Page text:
However, the real danger with the sedevacantists, over and above the question of their being formally schismatic, is that they fail to have a Catholic attitude. Their rash and excessive condemnatory attitude, not only towards the pope and the modernists, but also towards Catholics simply trying to live their Catholic life, and other traditional Catholics, leads them to fall into rigorism, formalism and legalism, and to condemning everybody else. They easily fall into pharisaical pride. They are a real plague to the traditional movement here in the United States. Such people have no sense of obedience or submission, and often commit rash judgment. They do not feel at home in the Society’s chapels where the Church’s Faith, sacraments, doctrines and Mass are preached together with the interior life of charity and self-sacrifice as the means for restoring all things in Christ. 

Do sedevacantists really love the Church? Do they not judge Pope Benedict XVI personally, as they say?

It is certainly true that many sedevacantists (i.e., those who believe that the pope has lost the office of the papacy through his heretical actions) think that they love the Church. But they do not love her as she really is, with all her faults and defects. If a man would not love his wife as she really is, but rather a mental picture of how he would like her to be, would he really love her?

Some sedevacantists might state that they do not judge the pope personally. However, to state that his heretical actions remove him from office is to make a public, official judgment. Only a higher authority in the Church can make such a judgment. However, there is no higher authority than the pope, which is why the axiom is to be held Papa a nemine judicatur —the pope is judged by no one. By stating that he has lost the papacy, sedevacantists personally judge the pope, as if they had authority over him. This is not Catholic, regardless of the gravity of his materially heretical actions. It is the Protestant principle of personal judgment which is thereby erected into a principle of Faith, thus destroying the visibility and hierarchy of the Church.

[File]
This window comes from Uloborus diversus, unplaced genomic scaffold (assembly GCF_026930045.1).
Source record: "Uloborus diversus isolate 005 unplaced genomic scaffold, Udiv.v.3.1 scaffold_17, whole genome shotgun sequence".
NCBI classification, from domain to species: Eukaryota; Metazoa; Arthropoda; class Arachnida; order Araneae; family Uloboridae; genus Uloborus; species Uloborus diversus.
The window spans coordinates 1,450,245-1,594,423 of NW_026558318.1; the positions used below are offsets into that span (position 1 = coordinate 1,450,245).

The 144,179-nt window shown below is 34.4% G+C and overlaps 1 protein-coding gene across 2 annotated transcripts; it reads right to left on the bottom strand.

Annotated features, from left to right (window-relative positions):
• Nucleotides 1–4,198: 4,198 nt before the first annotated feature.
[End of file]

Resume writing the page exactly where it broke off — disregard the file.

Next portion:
OREMUS PRO PONTIFICE NOSTRO BENEDICTO XVI


There I said it.

[Image: Crimson-Tide-movie-03.jpg]


Capt. RAMSEY: Just so we understand each other, I don't have any problems with questions or doubts. As I've said to you before, I'm not seeking the company of kiss-asses. But you got something to say to me, you say it in private. And if privacy doesn't permit itself, then you bite your &@!%!^# tongue. Are we clear about that, commander?

XO HUNTER: As a bell, sir.


Capt. RAMSEY: Those sailors out there are just boys, boys who are trained to do a terrible, non-thinkable thing. If that ever occurs, the only re-assurance they'll have that they're doing the proper thing is gonna derive from their unqualified belief in the unified chain of command. That means, we don't question each other's motives in front of the crew. It means, we don't undermine each other. It means, in a missile drill, they hear your voice right after mine, without hesitation. You agree with that policy, sailor?